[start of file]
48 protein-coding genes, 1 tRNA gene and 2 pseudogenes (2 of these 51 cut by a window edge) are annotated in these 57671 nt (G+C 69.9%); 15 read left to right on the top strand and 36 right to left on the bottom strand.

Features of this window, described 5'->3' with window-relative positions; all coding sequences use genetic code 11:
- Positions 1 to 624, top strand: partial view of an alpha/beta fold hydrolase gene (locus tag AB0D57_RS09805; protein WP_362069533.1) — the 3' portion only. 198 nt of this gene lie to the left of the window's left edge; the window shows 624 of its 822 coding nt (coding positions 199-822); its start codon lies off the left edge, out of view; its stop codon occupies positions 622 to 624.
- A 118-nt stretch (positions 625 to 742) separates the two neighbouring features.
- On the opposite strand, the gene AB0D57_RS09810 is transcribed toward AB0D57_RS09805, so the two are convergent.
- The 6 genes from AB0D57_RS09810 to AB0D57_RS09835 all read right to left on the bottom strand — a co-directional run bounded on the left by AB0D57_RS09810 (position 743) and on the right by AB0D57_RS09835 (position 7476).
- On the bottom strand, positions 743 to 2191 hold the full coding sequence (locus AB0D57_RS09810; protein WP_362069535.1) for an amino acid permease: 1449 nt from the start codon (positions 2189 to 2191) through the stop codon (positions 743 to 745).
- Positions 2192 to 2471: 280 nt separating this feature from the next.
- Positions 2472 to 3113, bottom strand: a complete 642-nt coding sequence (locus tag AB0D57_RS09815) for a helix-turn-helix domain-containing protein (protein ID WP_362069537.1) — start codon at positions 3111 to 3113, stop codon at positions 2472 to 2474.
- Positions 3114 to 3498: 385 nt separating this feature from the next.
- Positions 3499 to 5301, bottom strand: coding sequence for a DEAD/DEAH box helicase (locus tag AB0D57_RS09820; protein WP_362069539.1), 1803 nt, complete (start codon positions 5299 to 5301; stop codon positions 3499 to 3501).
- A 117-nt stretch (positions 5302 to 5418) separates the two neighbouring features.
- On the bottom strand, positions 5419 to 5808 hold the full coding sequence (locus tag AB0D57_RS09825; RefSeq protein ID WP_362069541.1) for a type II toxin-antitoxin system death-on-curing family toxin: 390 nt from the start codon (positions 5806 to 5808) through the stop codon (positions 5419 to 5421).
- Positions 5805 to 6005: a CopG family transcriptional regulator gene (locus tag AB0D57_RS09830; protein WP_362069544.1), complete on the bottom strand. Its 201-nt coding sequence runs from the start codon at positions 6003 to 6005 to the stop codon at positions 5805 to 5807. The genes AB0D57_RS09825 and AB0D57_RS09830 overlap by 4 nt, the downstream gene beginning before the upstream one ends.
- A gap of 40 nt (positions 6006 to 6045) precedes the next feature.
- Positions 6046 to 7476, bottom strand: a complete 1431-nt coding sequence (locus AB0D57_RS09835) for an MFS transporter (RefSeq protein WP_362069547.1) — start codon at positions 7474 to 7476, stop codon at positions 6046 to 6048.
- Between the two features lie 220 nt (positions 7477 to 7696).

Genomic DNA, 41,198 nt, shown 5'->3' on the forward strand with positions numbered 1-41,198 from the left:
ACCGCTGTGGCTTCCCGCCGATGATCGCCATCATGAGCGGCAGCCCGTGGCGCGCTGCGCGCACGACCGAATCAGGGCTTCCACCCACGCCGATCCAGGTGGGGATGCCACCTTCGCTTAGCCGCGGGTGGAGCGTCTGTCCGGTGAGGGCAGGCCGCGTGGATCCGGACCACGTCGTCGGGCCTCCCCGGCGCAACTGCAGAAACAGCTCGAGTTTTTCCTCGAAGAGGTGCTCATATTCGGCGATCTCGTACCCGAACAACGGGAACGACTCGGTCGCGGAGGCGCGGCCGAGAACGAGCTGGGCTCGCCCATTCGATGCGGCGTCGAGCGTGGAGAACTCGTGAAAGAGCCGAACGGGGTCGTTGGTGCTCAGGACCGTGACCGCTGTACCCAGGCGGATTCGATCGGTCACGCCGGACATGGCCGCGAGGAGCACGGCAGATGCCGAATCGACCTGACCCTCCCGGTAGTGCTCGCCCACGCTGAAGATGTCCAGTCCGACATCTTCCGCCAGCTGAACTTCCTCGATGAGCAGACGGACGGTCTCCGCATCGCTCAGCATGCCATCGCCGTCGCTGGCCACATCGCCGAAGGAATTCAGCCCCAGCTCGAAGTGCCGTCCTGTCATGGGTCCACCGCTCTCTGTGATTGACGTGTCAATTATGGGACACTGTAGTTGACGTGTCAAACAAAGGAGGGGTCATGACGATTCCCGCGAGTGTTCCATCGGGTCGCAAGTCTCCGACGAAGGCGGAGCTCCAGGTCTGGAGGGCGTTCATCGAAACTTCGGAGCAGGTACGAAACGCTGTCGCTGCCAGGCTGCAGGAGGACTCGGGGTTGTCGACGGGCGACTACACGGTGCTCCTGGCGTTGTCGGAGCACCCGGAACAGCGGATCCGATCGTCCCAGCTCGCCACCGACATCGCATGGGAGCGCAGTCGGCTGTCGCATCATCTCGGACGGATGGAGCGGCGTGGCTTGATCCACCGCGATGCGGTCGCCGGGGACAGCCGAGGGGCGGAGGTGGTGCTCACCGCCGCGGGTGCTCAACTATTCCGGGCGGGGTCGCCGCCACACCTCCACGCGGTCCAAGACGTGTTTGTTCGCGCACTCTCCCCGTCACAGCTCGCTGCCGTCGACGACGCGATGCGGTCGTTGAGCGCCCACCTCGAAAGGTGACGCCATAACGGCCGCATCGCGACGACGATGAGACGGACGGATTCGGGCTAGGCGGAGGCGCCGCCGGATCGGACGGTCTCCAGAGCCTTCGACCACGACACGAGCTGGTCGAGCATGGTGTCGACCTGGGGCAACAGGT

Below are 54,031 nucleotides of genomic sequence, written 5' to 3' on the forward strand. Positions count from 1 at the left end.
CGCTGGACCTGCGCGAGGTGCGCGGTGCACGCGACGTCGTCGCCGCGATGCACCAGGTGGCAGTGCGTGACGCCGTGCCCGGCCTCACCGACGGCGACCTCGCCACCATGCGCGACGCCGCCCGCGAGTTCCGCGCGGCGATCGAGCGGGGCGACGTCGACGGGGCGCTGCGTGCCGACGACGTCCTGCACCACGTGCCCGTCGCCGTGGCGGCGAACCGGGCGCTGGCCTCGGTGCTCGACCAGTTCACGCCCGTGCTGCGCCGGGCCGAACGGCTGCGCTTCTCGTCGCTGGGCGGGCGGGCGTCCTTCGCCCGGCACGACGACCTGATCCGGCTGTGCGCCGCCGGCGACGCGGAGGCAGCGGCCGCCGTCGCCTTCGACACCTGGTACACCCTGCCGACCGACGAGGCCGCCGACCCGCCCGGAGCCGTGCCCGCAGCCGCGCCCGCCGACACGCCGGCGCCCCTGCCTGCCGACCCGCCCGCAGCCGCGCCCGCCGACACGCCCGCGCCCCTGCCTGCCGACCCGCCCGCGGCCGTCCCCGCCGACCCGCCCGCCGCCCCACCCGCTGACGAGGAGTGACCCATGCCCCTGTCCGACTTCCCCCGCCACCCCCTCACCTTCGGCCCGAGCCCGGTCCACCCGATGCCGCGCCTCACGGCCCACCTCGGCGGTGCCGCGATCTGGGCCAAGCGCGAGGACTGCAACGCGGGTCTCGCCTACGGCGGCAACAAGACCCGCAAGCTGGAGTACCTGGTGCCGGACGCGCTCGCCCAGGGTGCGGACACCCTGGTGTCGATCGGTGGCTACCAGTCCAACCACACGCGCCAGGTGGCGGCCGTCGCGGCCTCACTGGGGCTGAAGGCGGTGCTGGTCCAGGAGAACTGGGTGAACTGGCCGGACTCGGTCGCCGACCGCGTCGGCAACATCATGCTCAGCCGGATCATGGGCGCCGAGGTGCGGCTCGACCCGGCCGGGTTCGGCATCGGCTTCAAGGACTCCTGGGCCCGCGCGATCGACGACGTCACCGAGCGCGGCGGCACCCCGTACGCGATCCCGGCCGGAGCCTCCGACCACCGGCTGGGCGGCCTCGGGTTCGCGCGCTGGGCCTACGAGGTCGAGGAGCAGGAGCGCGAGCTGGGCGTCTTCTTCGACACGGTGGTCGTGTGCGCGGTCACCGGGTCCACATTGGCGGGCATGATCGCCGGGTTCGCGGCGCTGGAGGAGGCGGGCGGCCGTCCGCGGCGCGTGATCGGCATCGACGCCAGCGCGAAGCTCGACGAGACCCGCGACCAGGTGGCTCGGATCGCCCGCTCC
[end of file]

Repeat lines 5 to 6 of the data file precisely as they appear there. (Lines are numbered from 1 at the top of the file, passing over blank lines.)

- On the opposite strand, the gene AB0D57_RS09810 is transcribed toward AB0D57_RS09805, so the two are convergent.
- The 6 genes from AB0D57_RS09810 to AB0D57_RS09835 all read right to left on the bottom strand — a co-directional run bounded on the left by AB0D57_RS09810 (position 743) and on the right by AB0D57_RS09835 (position 7476).